Image by SESConferenceSeries via Flickr
By now, everyone knows that Republican Scott Brown defeated Democrat Martha Coakley in yesterday's special election to fill Ted Kennedy's seat in the U.S. Senate. With 100 percent of the precincts in Massachusetts reporting, Brown won 51.9 percent of the vote to Coakley's 47.1 percent. Independent Joseph L. Kennedy received 1 percent.
What isn't as well known is that Brown trounced Coakley on YouTube, too. As of last night, the 58 videos on ScottBrownMA's channel had 774,314 total upload views. By comparison, the 59 videos on MarthaCoakley's channel had 102,389 total upload views.
ScottBrownMA's channel had 950 subscribers, while MarthaCoakley's channel had 116 subscribers.
If you drill deeper, the most viewed video on his channel was "Scott Brown's response to Coakley attack ad." It had 130,339 views and 703 text comments. By comparison, the most viewed video on her channel was "Every Vote Matters." It had 45,567 views and no text comments because "adding comments has been disabled for this video."
If you click on "Statistics & Data" underneath both videos, you'll see that Brown's video was embedded on a number of blogs, media sites, and his campaign website. You'll also see that no one embedded Coakley's video -- not even her own campaign website.
Finally, click on the "more info" in the box to the right of these videos and you'll see there are 78 words in the description of Brown's video, compared to only 13 words in the description of Coakley's video.
Is there a lesson in this for you?
Well, you need to get your videos discovered, watched and shared -- whether you are in politics or you have a product, service or issue that people care passionately about. And disabling the comments on your YouTube videos doesn't seem to be a great way to engage people.
At SES Chicago 2009, Dan Siroker, Co-Founder of Spreadly, talked about his involvement in the 2008 Obama presidential campaign as Deputy New Media Director, Obama Presidential Transition. He highlighted some key lessons learned in how using analytics helped Obama win the presidency. Ironically, it appears that the Republican Brown learned these lessons, but the Democrat Coakley didn't.
Siroker also described his latest project, Spreadly, a social affiliate marketing product. Spreadly is the marriage of social media marketing (using Facebook and Twitter, for example) and affiliate marketing to give people incentives to talk about your product. So, you don't need to be in politics to apply these lessons.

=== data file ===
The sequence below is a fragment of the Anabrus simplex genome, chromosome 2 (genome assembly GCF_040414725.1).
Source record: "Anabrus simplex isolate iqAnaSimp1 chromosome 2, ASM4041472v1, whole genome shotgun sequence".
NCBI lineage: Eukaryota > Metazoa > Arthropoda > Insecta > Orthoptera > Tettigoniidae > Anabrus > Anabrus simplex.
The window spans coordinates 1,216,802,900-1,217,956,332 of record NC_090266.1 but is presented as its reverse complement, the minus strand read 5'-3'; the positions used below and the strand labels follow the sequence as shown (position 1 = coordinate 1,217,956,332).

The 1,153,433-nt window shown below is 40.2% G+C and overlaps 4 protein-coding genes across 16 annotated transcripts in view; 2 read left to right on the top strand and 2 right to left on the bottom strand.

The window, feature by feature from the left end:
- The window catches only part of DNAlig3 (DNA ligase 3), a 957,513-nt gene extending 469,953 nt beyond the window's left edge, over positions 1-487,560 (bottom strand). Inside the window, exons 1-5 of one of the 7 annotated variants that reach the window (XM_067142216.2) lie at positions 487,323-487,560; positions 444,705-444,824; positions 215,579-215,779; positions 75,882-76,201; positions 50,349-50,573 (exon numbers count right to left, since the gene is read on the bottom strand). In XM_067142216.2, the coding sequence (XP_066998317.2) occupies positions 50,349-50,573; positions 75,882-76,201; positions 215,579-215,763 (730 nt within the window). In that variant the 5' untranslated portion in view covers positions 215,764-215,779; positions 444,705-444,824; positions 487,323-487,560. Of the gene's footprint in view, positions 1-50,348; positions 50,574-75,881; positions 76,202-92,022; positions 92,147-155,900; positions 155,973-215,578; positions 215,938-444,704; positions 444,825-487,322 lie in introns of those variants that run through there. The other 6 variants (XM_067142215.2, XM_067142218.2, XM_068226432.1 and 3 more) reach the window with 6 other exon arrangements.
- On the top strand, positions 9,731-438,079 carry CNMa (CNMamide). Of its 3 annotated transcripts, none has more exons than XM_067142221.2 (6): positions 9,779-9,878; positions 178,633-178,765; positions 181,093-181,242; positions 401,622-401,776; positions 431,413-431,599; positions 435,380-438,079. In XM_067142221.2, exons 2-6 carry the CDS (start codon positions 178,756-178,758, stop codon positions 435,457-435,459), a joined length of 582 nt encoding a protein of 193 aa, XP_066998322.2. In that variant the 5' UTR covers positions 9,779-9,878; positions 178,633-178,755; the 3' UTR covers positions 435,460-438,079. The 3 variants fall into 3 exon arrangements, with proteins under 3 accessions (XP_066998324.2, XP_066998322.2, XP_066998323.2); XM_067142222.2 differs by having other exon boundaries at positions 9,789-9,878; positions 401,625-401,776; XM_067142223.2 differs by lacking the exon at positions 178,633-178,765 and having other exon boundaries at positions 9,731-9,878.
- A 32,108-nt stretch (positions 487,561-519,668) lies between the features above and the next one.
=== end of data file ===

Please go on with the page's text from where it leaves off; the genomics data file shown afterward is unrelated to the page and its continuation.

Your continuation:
You will have a chance to learn some additional lessons at SES London 2010. On Wednesday, February 17, Kate Kaye, Senior Editor of ClickZ News, will moderate a sesson entitled "Social Media Meets Party Politics."
How will digital strategies and tactics popularized by the 2008 U.S. presidential election translate to the 2010 election in Britain? Will Internet marketing have an impact in this year's British election as great as it did in the U.S. in 2008? How do the approaches taken by Labour, the Conservatives, and the Liberal Democrats differ from what we've seen elsewhere?
Kaye will help answer those questions in a discussion with representatives of those three parties' digital campaigns. Expect a lively, free-flowing discussion about how the parties are using search and display advertising, social media, and other digital tools, techniques, and platforms - and how they're measuring the results of their efforts.
So, this is big. The upset victory by Brown teaches lessons even on the other side of the pond.
I should disclose that Search Engine Strategies is a client of my agency. But, neither Brown nor Coakley are clients.
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